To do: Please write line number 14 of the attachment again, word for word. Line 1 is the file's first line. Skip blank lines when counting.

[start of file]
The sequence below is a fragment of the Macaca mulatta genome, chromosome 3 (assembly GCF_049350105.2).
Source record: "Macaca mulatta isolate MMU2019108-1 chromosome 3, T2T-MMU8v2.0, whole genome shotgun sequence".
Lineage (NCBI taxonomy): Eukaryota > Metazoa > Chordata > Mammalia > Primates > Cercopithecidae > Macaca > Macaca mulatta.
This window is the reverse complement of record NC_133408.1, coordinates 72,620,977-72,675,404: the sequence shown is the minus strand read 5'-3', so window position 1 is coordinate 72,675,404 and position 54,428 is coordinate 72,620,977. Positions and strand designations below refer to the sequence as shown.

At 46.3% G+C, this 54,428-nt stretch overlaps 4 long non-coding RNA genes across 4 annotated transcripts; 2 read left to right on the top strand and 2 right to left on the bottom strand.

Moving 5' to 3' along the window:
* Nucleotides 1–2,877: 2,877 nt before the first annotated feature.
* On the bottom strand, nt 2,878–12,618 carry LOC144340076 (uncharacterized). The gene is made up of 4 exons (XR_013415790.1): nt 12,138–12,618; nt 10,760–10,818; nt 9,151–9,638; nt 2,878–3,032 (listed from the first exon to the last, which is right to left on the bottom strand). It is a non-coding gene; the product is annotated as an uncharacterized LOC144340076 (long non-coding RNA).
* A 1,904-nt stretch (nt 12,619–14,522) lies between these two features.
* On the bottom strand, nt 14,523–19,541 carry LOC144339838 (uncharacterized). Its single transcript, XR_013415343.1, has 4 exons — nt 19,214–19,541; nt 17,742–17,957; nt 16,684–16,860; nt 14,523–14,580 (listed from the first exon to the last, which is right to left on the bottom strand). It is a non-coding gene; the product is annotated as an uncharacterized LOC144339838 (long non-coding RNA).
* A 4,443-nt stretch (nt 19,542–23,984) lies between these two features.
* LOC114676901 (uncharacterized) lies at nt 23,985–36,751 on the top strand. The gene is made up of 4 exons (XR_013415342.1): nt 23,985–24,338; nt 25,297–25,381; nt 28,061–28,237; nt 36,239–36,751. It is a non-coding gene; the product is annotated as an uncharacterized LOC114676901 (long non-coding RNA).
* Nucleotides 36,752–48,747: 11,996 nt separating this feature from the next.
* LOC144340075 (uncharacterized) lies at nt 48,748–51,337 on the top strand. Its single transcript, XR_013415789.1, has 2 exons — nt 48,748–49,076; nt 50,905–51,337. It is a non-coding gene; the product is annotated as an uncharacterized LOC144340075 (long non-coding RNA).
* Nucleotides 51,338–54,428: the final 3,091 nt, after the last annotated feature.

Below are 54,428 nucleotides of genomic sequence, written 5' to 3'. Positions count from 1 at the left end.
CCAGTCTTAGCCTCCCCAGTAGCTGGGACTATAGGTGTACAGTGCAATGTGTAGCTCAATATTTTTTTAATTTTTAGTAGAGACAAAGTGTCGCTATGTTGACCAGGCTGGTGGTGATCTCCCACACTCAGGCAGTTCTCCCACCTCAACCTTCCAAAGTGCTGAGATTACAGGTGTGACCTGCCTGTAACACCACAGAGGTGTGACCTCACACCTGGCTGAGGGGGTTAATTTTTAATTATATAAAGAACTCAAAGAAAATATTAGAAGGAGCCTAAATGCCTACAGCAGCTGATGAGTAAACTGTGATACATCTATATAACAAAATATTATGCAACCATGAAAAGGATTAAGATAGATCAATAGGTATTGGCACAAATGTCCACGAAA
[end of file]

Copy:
* LOC144340075 (uncharacterized) lies at nt 48,748–51,337 on the top strand. Its single transcript, XR_013415789.1, has 2 exons — nt 48,748–49,076; nt 50,905–51,337. It is a non-coding gene; the product is annotated as an uncharacterized LOC144340075 (long non-coding RNA).